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It was another lovely day in Austin to experience all kinds of psychedelic music with influences from folk to drone to metal to pop to rock. The day seemed to be about people experiencing how far the genre could take them and enjoying both the onslaught of noise from the more aggressive bands to the relaxing sounds of music with a much different tone. Austin Psych Fest offered the whole spectrum of the genre for those with an adventurous spirit.
Yamantaka // Sonic Titan
Five piece Canadian band Yamantaka // Sonic Titan was a great way to bring in the day with a style so outside the box it combines psychedelic sounds,with metal elements as well as traditional Japanese ceremonial culture in a synching up of styles that as a whole really recalls nothing else. Their first album (self titled) made this reviewer’s top albums of the year list for 2911. The second album (Mark & Blade) hasn’t resonated as strongly yet but their already fantastic live show has definitely grown tighter in the last year.
Providing the festival with psychedelic drone music, Barn Owl channeled a very organic sound for most of their set with his voice also adding some very deep and low vibration. It felt a little like the saddest trees in the forest crying out for relief at some points but then other portions seemed removed from nature and Earth’s temporal space altogether like a mission landing on a far away planet. All these tones were blended together quite seamlessly evolving over time and what was once devastating became a resolution over time as the silence in the intense sun grew thicker than ever.
Just suppose you were to take a group of people who were finding that the world was just too much for them and you were to convince them that the only way you could possibly heal is to blast the world with epic sound until it gave up all the hateful resentment. And let’s just say you gave these people some nice equipment and about fifteen minutes to really give it all they had. This is the best possible way for me to describe the band Destruction Unit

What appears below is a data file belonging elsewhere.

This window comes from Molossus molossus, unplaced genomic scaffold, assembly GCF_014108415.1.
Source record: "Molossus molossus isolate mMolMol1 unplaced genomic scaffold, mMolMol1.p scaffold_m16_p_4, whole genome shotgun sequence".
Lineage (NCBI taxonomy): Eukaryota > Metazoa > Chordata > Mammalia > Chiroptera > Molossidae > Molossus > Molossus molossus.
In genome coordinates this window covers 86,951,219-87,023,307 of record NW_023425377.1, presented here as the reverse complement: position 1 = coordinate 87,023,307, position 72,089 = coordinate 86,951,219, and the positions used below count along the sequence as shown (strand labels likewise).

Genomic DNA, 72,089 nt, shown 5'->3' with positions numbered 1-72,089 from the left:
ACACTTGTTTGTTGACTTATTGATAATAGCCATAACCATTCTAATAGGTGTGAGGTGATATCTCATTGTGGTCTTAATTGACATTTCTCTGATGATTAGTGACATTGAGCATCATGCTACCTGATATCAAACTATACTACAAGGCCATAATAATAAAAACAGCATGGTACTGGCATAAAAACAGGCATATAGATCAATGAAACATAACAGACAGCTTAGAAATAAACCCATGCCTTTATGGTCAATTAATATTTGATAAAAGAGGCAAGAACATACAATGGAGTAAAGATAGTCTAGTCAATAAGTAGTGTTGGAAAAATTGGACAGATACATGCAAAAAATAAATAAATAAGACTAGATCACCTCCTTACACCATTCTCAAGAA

Heavenly Brazilian psychedelic pop music. Is there really anything more you need to know?
Hypnotically spooky French music is technically what two piece (playing as a thee piece piece with dual drumming live) Zombie Zombie is but that doesn’t even come close to capturing how energetic and tight they are live between the dual drumming, frantic yelps, and synth pedal effects galore. To put it another way, if the band were to play Pere Lachaise, I’m sure we’d see the undead dancing.
If you’re a fan of “Wooden Shjps“http://www.woodenshjips.com/ but prefer songs you can dance to, Moon Duo could be your new favorite band! The great thing about the band is that Ripley Johnson still rocks out just as hard but the addition of his wife, Sanae Yamada on synth keyboards and vocals adds a real nice feminine feel. This set was also more exciting than some of their other sets because of the live drummer.
It is always lovely to see the creative Dutch wizard that is Jacco Gardner and his set was definitely well attended and received this time around!
Temples is one of those bands, much like Savages, that impresses you immediately when they start playing. There’s an acknowledgement of a sort of raw and awe inspiring talent. Their sound slightly recalls an English vs. Aussie sounding Tame Impala but has some elements of glam as well (It doesn’t hurt that lead singer James Bagshaw resembles a young Marc Bolan). This was definitely this reviewer’s highlight for the day!
Unknown Mortal Orchestra
This reviewer has seen Unknown Mortal Orchestra play both other festival sets and proper venue shows and never has the band appeared more animated. It wasn’t just that Ruban Nielson was in a good mood. It seemed more like he was taking the band’s songs towards the direction of a previous band he was in, the Mint Chicks with a much greater accessibility factor. Hopefully, the larger audience there for them at Austin Psych Fest really dug the way the songs were performed.
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